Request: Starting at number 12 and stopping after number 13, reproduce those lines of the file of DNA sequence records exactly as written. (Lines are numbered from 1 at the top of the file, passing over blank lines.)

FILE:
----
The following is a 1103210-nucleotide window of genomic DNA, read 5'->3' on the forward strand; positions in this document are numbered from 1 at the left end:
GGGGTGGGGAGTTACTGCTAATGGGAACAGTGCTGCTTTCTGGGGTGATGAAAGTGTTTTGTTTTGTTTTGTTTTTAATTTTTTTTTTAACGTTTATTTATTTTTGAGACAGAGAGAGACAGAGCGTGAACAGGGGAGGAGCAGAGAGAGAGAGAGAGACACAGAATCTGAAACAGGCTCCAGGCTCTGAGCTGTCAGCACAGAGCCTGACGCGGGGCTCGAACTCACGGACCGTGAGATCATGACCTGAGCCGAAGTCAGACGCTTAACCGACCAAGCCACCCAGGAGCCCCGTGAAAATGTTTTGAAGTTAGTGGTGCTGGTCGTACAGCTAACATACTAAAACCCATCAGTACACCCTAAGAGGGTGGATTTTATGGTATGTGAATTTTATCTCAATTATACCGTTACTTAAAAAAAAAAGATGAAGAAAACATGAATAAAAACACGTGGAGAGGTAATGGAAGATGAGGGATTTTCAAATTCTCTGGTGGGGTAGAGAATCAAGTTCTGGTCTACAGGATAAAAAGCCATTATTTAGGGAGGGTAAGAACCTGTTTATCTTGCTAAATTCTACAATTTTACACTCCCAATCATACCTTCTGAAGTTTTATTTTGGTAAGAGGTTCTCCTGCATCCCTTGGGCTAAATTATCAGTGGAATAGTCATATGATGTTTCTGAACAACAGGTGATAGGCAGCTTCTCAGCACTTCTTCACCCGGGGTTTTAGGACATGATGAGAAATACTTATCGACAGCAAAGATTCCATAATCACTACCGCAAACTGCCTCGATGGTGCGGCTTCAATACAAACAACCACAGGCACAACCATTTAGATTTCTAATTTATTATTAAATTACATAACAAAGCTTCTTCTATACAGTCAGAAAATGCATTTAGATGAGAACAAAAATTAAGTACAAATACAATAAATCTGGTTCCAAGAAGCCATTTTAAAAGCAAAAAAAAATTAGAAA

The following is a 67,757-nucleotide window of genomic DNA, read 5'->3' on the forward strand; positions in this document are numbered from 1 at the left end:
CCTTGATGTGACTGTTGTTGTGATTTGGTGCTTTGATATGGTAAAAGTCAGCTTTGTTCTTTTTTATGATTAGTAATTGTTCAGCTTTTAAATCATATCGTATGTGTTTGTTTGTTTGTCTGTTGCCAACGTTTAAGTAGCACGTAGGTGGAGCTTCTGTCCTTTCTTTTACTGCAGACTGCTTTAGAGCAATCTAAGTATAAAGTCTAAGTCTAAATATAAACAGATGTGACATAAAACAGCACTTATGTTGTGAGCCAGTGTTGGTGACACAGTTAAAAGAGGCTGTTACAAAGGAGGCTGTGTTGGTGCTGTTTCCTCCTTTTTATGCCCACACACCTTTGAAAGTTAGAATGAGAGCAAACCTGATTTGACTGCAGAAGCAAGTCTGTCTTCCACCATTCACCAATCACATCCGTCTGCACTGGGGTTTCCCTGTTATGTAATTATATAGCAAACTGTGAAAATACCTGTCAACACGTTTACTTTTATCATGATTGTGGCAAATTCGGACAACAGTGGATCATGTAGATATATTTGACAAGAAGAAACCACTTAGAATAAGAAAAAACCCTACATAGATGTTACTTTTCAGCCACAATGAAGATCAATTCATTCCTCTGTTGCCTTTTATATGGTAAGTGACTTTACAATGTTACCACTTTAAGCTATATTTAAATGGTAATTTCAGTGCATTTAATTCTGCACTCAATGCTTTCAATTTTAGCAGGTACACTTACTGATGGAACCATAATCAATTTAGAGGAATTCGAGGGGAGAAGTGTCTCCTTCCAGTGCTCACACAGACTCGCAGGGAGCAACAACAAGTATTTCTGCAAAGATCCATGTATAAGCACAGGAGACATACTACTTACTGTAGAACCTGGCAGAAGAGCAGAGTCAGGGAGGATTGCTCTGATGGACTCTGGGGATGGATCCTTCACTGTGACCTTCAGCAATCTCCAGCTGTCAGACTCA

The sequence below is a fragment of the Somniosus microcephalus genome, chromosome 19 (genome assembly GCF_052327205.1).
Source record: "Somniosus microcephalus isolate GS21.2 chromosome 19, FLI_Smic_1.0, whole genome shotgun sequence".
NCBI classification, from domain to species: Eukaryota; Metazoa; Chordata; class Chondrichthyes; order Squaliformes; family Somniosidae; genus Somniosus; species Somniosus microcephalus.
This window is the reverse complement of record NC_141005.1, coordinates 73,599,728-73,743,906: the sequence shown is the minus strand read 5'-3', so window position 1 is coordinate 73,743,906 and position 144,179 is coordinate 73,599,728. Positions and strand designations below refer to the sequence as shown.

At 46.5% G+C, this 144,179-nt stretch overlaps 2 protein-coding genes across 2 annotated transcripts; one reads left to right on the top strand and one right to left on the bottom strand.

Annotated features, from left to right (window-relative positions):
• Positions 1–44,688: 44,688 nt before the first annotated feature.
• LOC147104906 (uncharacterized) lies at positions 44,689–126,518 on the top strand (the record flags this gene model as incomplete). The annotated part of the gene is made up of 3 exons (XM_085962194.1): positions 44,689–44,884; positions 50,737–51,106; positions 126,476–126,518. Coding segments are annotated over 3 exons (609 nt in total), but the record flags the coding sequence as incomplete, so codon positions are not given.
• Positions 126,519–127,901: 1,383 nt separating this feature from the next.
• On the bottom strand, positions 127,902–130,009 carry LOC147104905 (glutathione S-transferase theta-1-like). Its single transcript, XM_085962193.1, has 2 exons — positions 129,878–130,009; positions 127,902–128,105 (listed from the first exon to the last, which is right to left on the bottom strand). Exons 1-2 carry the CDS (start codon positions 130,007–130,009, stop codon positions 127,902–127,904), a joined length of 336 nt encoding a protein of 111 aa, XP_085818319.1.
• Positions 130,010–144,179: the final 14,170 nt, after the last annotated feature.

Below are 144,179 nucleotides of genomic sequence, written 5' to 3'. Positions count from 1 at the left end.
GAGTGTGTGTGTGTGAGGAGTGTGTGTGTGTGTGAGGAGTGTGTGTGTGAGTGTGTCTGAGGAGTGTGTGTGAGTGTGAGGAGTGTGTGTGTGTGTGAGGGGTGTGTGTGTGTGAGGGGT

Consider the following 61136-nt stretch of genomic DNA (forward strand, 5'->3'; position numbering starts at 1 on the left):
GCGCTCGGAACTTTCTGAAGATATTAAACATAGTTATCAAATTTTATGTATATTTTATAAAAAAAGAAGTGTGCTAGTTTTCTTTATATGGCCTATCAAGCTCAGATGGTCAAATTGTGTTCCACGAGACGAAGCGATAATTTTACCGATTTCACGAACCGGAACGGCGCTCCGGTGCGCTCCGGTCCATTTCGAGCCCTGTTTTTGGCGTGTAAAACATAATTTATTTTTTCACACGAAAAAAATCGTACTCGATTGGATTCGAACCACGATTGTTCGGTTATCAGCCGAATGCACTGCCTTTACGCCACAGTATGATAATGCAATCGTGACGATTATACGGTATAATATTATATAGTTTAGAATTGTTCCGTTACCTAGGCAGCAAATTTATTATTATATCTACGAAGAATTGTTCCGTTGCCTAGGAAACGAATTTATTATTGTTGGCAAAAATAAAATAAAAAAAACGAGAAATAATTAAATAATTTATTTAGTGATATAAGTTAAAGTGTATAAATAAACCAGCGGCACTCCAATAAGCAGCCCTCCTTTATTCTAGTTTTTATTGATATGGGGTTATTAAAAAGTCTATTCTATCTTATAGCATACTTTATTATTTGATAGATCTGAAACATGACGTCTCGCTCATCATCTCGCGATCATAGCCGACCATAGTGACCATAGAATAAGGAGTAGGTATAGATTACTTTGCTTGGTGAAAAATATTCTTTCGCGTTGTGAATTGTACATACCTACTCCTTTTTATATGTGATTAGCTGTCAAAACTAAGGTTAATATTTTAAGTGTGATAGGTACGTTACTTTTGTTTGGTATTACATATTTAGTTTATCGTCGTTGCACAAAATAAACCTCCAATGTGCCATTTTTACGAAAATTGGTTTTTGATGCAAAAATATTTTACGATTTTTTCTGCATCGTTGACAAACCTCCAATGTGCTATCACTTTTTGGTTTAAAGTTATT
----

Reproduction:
• LOC147104906 (uncharacterized) lies at positions 44,689–126,518 on the top strand (the record flags this gene model as incomplete). The annotated part of the gene is made up of 3 exons (XM_085962194.1): positions 44,689–44,884; positions 50,737–51,106; positions 126,476–126,518. Coding segments are annotated over 3 exons (609 nt in total), but the record flags the coding sequence as incomplete, so codon positions are not given.
• Positions 126,519–127,901: 1,383 nt separating this feature from the next.